Surface brightness limit (of whole dataset)

As we make more observations on one region of the sky, and add the observations into one dataset, the signal and noise both increase. However, the signal increase much faster than the noise: assuming you add \(N\) datasets with equal exposure times, the signal will increases as a multiple of \(N\), while noise increases as \(\sqrt{N}\). Thus this increases the signal-to-noise ratio. Qualitatively, fainter (per pixel) parts of the objects/signal in the image will become more visible/detectable. The noise-level is known as the dataset’s surface brightness limit.

You can think of the noise as muddy water that is completely covering a flat ground136. The signal (or astronomical objects in this analogy) will be summits/hills that start from the flat sky level (under the muddy water) and can sometimes reach outside of the muddy water. Let’s assume that in your first observation the muddy water has just been stirred and you can’t see anything through it. As you wait and make more observations/exposures, the mud settles down and the depth of the transparent water increases, making the summits visible. As the depth of clear water increases, the parts of the hills with lower heights (parts with lower surface brightness) can be seen more clearly. In this analogy, height (from the ground) is surface brightness137 and the height of the muddy water is your surface brightness limit.

The outputs of NoiseChisel include the Sky standard deviation (\(\sigma\)) on every group of pixels (a mesh) that were calculated from the undetected pixels in each tile, see Tessellation and NoiseChisel output. Let’s take \(\sigma_m\) as the median \(\sigma\) over the successful meshes in the image (prior to interpolation or smoothing).

On different instruments, pixels have different physical sizes (for example in micro-meters, or spatial angle over the sky). Nevertheless, a pixel is our unit of data collection. In other words, while quantifying the noise, the physical or projected size of the pixels is irrelevant. We thus define the Surface brightness limit or depth, in units of magnitude/pixel, of a data-set, with zeropoint magnitude \(z\), with the \(n\)th multiple of \(\sigma_m\) as (see Flux Brightness and magnitude):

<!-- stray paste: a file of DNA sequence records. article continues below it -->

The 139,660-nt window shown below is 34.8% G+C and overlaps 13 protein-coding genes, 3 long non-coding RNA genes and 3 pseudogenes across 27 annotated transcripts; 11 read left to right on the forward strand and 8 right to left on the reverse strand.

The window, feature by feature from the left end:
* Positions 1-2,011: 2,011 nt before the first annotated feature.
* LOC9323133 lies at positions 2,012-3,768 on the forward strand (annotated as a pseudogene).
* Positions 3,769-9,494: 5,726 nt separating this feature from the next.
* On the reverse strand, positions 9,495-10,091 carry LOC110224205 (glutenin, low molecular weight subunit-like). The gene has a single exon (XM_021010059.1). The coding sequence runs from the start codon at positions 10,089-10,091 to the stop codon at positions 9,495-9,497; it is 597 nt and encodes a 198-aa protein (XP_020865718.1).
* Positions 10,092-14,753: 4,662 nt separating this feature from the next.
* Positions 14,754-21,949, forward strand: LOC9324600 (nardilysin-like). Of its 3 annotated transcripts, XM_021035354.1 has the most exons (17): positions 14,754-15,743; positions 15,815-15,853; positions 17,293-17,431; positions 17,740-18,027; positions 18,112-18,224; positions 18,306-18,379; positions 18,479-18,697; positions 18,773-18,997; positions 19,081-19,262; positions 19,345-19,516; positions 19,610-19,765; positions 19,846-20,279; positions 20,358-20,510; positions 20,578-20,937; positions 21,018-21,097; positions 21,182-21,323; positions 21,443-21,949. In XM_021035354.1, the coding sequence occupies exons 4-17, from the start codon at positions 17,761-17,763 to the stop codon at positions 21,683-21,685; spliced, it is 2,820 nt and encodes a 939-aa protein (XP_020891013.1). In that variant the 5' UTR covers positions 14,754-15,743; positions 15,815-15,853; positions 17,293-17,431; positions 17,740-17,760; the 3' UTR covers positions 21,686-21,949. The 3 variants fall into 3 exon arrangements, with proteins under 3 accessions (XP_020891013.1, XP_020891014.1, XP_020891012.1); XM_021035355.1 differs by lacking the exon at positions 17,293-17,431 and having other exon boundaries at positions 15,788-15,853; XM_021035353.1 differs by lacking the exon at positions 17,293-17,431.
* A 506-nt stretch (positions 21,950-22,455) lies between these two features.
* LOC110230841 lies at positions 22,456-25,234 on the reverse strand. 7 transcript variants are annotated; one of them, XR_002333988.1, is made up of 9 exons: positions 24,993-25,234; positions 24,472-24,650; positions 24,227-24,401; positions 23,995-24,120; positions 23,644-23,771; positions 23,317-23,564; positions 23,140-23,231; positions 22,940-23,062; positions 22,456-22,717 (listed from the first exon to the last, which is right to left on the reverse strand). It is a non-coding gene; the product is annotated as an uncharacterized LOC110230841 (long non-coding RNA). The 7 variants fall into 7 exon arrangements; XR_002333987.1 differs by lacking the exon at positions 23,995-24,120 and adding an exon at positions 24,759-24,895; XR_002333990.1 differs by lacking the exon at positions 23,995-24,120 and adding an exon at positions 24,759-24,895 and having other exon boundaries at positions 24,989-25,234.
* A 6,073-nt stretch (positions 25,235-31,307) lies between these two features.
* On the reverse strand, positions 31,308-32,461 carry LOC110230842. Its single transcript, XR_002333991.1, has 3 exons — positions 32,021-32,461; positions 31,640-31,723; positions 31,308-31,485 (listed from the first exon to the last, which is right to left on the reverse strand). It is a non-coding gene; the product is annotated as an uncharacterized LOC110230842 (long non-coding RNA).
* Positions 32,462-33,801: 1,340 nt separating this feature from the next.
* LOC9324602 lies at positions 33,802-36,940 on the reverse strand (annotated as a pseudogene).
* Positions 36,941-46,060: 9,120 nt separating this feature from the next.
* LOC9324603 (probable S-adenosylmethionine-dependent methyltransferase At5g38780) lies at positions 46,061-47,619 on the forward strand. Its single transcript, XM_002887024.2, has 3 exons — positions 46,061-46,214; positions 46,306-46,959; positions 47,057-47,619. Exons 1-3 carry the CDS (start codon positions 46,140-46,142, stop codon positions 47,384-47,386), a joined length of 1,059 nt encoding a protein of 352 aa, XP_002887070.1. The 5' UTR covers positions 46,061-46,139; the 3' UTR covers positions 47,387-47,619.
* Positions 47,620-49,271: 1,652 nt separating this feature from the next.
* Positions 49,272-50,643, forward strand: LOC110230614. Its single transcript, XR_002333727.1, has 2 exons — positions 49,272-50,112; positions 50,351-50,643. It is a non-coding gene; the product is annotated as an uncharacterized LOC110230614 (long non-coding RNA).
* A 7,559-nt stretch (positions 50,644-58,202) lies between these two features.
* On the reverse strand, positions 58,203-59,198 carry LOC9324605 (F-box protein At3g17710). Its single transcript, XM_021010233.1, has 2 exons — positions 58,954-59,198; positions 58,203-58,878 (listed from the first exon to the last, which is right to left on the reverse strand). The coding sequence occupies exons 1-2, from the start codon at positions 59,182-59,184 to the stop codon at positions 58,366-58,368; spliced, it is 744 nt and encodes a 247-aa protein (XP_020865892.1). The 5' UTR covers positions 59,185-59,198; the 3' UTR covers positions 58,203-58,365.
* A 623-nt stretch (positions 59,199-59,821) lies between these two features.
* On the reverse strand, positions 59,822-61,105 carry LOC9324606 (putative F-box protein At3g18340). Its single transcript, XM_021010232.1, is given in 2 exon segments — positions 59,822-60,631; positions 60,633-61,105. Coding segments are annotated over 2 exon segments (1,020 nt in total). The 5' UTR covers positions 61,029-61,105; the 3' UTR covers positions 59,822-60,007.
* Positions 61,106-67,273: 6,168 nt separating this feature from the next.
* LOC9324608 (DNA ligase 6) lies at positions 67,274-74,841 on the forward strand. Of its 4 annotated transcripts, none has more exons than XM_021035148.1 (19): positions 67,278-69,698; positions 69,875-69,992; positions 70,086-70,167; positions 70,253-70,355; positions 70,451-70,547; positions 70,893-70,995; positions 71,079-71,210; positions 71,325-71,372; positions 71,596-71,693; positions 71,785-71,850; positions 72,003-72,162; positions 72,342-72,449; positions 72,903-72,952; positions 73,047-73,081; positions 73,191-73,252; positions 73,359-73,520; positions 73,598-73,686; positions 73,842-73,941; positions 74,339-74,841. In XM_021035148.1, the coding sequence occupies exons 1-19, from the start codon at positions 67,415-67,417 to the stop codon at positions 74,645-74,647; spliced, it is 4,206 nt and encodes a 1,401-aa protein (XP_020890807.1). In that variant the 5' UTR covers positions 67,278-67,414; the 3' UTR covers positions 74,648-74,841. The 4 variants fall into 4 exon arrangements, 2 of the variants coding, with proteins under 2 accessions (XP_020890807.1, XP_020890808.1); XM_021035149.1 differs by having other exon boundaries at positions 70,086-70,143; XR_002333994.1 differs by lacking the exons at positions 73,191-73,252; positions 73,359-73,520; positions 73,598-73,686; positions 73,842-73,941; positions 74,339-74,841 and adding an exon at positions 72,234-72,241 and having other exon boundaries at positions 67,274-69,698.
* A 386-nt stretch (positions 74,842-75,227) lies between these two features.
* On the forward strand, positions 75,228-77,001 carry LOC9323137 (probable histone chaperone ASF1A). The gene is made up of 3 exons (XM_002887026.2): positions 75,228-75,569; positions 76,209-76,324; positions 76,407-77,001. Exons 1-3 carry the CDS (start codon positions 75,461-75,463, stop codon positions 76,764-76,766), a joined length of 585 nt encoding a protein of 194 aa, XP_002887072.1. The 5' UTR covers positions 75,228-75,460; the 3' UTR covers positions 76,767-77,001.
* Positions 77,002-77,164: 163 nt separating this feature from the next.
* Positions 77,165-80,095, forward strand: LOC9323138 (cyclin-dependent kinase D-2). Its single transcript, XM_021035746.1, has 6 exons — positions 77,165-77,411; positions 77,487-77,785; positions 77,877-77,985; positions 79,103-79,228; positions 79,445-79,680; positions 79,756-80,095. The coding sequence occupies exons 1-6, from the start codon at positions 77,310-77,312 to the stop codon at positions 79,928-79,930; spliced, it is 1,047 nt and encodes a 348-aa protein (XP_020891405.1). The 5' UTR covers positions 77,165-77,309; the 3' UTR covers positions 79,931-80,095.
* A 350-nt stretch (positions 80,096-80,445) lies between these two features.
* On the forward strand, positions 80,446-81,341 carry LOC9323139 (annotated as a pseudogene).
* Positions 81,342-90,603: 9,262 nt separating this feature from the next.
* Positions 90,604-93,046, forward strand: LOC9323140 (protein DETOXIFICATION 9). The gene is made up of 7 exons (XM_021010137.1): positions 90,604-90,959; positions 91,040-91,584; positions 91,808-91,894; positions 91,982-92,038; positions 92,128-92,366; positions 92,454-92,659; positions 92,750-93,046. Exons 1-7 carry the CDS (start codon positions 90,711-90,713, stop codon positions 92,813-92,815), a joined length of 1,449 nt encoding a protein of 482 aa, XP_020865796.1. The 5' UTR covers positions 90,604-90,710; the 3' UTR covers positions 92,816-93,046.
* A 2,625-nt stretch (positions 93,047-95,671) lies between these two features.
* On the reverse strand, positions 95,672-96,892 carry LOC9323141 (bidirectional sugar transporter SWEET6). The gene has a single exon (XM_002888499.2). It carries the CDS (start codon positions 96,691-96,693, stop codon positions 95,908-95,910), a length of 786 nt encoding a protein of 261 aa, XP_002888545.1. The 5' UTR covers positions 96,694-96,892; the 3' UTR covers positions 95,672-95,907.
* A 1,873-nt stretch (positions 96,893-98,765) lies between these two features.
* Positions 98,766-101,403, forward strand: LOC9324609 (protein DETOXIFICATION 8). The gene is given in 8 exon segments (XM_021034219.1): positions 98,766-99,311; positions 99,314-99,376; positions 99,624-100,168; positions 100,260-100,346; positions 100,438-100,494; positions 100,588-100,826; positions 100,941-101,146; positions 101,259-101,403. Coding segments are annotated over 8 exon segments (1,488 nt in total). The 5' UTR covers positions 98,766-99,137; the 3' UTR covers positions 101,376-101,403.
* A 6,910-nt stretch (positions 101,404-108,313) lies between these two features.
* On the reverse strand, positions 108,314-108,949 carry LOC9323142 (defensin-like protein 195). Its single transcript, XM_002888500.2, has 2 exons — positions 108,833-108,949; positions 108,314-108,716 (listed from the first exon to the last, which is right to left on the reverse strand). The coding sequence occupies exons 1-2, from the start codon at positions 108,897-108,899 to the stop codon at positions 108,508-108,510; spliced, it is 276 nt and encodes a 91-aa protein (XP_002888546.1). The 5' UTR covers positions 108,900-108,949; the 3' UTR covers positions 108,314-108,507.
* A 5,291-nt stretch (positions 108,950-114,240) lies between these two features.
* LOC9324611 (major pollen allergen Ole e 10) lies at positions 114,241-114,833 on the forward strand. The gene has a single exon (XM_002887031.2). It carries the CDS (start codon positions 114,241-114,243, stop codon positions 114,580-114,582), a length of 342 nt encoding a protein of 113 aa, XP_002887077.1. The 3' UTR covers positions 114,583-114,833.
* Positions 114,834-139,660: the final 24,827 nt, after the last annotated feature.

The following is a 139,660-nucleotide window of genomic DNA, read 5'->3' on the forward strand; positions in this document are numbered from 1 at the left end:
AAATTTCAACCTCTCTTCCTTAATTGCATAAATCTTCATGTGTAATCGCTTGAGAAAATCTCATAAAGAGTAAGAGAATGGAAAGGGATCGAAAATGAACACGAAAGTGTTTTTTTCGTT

$$SB_{\rm Pixel}=-2.5\times\log_{10}{(n\sigma_m)}+z$$

As an example, the XDF survey covers part of the sky that the Hubble space telescope has observed the most (for 85 orbits) and is consequently very small (\(\sim4\) arcmin\(^2\)). On the other hand, the CANDELS survey, is one of the widest multi-color surveys covering several fields (about 720 arcmin\(^2\)) but its deepest fields have only 9 orbits observation. The depth of the XDF and CANDELS-deep surveys in the near infrared WFC3/F160W filter are respectively 34.40 and 32.45 magnitudes/pixel. In a single orbit image, this same field has a depth of 31.32. Recall that a larger magnitude corresponds to less brightness.

The low-level magnitude/pixel measurement above is only useful when all the datasets you want to use belong to one instrument (telescope and camera). However, you will often find yourself using datasets from various instruments with different pixel scales (projected pixel sizes). If we know the pixel scale, we can obtain a more easily comparable surface brightness limit in units of: magnitude/arcsec\(^2\). Let’s assume that the dataset has a zeropoint value of \(z\), and every pixel is \(p\) arcsec\(^2\) (so \(A/p\) is the number of pixels that cover an area of \(A\) arcsec\(^2\)). If the surface brightness is desired at the \(n\)th multiple of \(\sigma_m\), the following equation (in units of magnitudes per A arcsec\(^2\)) can be used:

$$SB_{\rm Projected}=-2.5\times\log_{10}{\left(n\sigma_m\sqrt{A\over p}\right)+z}$$

Note that this is just an extrapolation of the per-pixel measurement \(\sigma_m\). So it should be used with extreme care: for example the dataset must have an approximately flat depth or noise properties overall. A more accurate measure for each detection over the dataset is known as the upper-limit magnitude which actually uses random positioning of each detection’s area/footprint (see below). It doesn’t extrapolate and even accounts for correlated noise patterns in relation to that detection. Therefore, the upper-limit magnitude is a much better measure of your dataset’s surface brightness limit for each particular object.

MakeCatalog will calculate the input dataset’s \(SB_{\rm Pixel}\) and \(SB_{\rm Projected}\) and write them as comments/meta-data in the output catalog(s). Just note that \(SB_{\rm Projected}\) is only calculated if the input has World Coordinate System (WCS).

Completeness limit (of each detection)